Getting In and Dropping Out

Colleges Move to Organize Retention Efforts

By Beckie Supiano

Colleges are organizing their efforts to improve retention, but the resources they are using may not be equal to the task. That’s the assessment Jerome A. Lucido, vice provost for enrollment policy and management at the University of Southern California, shared at a session of the College Board Forum in New York this past Friday.drop in and out cartoon

The session used data from a survey conducted as part of the College Board Study on Student Retention in partnership with the Project on Academic Success at Indiana University at Bloomington and the Center for Enrollment Research, Policy, and Practice at the University of Southern California, which Mr. Lucido directs. The researchers hope their study of institutional practices will provide a base line for analyzing which retention practices are effective.

Connecting colleges’ retention efforts to their results can be difficult, said Mary Ziskin, senior associate director of the Project on Academic Success, because “institutions that have low retention rates tend to put more efforts into retention.”

The survey was sent to 1,484 colleges nationwide, of which 442 responded. It built on the results of a pilot survey conducted several years ago.

The national survey found that while nearly three-quarters of the colleges had a designated retention coordinator, that responsibility worked out to an average of about a third of one full-time job. Commuter colleges reported a greater personnel commitment to retention than residential ones. Having a person designated as the retention coordinator whose full-time job is not to organize retention efforts may be a way for colleges to say they are paying attention to this problem without actually doing much, said Scott A. Schulz, program director of Southern California’s center.

Sixty-three percent of respondents said their college has a retention committee. About two-thirds of respondents said their college’s retention coordinator had some authority to implement new initiatives, and about a third reported the coordinator has at least some authority to finance new initiatives. Not having a budget severely limits the creative work a retention coordinator might do, said Don Hossler, executive associate dean and professor of educational leadership and policy studies at Bloomington.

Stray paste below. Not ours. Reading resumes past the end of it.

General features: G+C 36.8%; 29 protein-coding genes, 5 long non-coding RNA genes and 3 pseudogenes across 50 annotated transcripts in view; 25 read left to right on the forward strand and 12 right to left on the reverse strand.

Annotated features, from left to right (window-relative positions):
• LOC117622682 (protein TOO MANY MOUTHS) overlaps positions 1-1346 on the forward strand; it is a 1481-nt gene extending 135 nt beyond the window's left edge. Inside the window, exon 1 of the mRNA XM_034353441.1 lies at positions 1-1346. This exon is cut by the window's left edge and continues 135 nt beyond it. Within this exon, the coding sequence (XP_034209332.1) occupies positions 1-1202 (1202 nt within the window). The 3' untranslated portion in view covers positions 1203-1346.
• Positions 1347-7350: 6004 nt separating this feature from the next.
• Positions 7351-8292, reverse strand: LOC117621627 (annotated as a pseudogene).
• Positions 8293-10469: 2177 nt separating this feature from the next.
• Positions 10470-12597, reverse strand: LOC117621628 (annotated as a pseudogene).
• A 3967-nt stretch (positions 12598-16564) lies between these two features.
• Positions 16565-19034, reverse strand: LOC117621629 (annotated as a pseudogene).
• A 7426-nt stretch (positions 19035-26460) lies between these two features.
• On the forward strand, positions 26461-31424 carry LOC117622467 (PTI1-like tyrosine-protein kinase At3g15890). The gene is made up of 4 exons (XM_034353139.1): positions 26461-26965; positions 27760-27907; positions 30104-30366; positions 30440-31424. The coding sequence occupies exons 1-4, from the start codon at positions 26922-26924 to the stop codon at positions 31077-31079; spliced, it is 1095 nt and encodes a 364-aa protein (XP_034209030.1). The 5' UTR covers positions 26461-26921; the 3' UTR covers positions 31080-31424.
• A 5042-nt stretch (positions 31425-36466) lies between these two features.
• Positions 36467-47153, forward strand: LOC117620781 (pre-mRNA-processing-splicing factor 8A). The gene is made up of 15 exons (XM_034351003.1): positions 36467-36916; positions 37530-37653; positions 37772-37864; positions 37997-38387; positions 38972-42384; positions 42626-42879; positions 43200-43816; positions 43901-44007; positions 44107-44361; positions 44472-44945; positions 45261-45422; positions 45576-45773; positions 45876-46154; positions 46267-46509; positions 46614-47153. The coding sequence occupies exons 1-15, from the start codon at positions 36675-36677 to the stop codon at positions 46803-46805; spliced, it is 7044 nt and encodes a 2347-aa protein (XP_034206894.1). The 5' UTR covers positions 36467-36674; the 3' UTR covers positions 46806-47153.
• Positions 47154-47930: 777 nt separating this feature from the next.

Mr. Lucido said Southern California’s retention committee has no budget, but it does have a written plan, which is “a free thing to do that’s very powerful.” About a third of the colleges that responded have such a plan.

The survey also asked whether colleges engage in several main types of retention efforts: orientation, early-warning alerts, student-faculty engagement, and academic advising. Ninety percent of respondents said more than half of first-year students participate in orientation, and 76 percent of colleges had at least three-quarters of freshmen attend. Forty-four percent of the colleges report having an orientation that extends through the first semester of classes.

professor and studentSeventy percent of respondents said they collect midyear grades for freshmen, and more than half flag courses with high rates of D’s, F’s, and withdrawals. Nearly half have a voluntary weekly session for students to deepen their learning in courses with high rates of low or failing grades, and withdrawals. Eighty-three percent of colleges said their first-year students are required to meet with an adviser at least once a term.

While efforts to coordinate retention are in their early stage, government attention on college outcomes and family concerns about a college’s value are likely to increase this drive, Mr. Lucido said.

Chronicle of Higher Education

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